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theo gosselin
The automobile moved people faster and farther. Roads, freeways and parking lots forever reshaped the landscape. At the beginning of the 50’s, plants were relocated in Detroit’s periphery. The white middle-class began to leave the inner city and settled in new mass-produced suburban towns. Highways frayed the urban fabric. Deindustrialization and segregation increased. In 1967, social tensions exploded into one of the most violent urban riots in American history. The population exodus accelerated and whole neighbourhoods began to vanish. Outdated downtown buildings emptied. Within fifty years Detroit lost more than half of its population.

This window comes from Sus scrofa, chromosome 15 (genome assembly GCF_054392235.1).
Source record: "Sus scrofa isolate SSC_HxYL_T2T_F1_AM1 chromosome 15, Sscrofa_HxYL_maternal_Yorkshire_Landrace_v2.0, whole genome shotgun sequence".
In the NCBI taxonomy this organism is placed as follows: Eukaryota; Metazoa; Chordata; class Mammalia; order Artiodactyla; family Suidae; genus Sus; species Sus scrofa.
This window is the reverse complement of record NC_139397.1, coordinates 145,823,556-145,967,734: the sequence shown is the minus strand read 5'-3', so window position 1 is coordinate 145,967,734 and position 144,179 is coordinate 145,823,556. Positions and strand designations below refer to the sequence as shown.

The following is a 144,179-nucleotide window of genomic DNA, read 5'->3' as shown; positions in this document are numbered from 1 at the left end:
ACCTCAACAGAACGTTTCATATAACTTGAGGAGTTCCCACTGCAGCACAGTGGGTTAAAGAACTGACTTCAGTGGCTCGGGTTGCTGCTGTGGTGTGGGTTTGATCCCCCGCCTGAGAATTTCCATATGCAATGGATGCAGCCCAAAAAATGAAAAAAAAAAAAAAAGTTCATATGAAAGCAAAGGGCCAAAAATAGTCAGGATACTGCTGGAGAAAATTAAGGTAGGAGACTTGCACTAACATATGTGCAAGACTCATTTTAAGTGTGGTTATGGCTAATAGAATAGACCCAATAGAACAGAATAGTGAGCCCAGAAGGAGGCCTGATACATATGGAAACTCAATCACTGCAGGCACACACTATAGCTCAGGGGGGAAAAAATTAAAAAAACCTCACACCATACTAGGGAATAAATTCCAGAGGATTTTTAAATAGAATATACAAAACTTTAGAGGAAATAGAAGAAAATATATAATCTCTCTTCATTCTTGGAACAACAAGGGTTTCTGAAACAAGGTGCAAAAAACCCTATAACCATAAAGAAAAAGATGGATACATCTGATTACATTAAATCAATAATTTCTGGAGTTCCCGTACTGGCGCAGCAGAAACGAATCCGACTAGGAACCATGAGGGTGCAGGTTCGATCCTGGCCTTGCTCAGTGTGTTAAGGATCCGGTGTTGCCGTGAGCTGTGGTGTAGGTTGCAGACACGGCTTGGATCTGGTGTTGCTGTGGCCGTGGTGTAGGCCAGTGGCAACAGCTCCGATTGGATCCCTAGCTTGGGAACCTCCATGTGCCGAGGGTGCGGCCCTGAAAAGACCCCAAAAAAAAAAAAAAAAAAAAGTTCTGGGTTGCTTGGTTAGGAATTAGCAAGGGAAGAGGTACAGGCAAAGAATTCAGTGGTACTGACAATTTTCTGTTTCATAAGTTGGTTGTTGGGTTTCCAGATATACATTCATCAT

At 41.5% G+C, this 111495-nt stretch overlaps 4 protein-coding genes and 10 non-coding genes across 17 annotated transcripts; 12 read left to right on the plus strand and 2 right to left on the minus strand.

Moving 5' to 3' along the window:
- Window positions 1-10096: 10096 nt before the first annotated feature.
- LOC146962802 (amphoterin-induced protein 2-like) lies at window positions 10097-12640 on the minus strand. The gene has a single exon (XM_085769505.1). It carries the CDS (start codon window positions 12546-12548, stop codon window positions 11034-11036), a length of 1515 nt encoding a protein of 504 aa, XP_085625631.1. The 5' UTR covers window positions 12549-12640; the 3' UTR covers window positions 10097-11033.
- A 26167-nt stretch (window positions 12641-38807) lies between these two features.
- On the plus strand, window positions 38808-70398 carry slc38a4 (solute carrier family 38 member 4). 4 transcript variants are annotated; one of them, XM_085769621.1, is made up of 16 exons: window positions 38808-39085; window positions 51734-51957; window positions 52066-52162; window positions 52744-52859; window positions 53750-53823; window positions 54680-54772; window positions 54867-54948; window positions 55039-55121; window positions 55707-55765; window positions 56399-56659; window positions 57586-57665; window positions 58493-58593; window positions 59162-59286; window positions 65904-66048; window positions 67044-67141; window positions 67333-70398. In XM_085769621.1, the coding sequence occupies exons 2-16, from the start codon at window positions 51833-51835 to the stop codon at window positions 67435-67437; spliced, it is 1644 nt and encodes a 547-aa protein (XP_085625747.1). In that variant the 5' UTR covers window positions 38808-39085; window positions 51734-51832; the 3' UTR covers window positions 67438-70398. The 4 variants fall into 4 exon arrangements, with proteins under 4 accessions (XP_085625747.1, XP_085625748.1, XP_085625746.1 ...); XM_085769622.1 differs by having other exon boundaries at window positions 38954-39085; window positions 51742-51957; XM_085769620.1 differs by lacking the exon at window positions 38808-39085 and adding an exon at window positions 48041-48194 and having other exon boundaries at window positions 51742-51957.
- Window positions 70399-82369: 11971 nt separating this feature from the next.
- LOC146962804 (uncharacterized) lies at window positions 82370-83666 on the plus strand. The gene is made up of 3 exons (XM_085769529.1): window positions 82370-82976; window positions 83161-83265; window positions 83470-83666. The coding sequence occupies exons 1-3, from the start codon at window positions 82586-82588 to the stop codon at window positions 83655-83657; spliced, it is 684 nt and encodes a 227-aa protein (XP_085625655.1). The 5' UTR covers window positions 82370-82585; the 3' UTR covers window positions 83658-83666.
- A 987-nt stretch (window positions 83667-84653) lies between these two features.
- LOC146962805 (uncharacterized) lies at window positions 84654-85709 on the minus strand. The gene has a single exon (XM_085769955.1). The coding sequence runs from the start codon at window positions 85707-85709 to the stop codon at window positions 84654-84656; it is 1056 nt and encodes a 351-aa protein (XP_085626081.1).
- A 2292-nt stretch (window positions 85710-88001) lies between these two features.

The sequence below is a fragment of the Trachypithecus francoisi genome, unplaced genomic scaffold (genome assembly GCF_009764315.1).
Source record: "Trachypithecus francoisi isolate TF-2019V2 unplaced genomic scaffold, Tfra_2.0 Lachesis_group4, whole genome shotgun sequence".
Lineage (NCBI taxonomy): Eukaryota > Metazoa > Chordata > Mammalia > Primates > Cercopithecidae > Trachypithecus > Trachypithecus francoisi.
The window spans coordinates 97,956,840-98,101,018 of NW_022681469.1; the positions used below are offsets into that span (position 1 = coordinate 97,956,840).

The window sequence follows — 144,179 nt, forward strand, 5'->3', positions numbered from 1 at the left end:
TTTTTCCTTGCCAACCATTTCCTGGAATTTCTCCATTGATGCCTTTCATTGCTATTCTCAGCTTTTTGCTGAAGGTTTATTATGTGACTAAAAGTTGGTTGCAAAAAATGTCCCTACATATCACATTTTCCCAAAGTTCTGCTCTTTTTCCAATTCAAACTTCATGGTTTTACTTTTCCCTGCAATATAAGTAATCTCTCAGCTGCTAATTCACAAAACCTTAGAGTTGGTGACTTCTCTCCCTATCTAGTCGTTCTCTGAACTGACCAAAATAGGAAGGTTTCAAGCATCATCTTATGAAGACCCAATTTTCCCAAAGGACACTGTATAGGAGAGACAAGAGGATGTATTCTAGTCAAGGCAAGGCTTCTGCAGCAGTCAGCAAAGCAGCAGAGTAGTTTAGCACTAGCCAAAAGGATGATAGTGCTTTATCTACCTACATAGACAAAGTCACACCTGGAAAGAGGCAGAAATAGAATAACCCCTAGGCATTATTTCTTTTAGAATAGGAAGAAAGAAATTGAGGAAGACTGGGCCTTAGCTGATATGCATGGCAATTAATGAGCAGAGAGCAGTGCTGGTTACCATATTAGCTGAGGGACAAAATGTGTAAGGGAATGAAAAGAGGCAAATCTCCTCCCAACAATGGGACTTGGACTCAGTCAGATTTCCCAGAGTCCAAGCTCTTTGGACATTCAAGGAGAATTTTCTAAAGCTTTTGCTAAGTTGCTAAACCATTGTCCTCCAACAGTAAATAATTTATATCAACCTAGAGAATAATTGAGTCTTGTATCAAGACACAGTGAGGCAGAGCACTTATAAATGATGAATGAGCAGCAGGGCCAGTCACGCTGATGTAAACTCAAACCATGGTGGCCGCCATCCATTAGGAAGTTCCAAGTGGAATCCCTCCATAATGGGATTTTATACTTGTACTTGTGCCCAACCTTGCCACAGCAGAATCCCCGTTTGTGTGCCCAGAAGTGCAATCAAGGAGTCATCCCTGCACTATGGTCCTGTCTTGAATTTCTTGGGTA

The Ruins of Detroit by Yves Marchand & Romain Meffre

inspiredbyme:

She really knows how to impress a man…
Carmen Marchena

notcontent:

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FLICKR

BLOGSPOT

richard kim!
nostalgicescape:

amanda dukehart
ace
thejogging:

I did it for science, or something, 2013
Photograph
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thegirlhabit:

melisaki:

Née de la vague series
photo by Lucien Clergue, 1968
wandrlust:

Cape Canaveral Florida in 1981 — René Burri

my kinda frame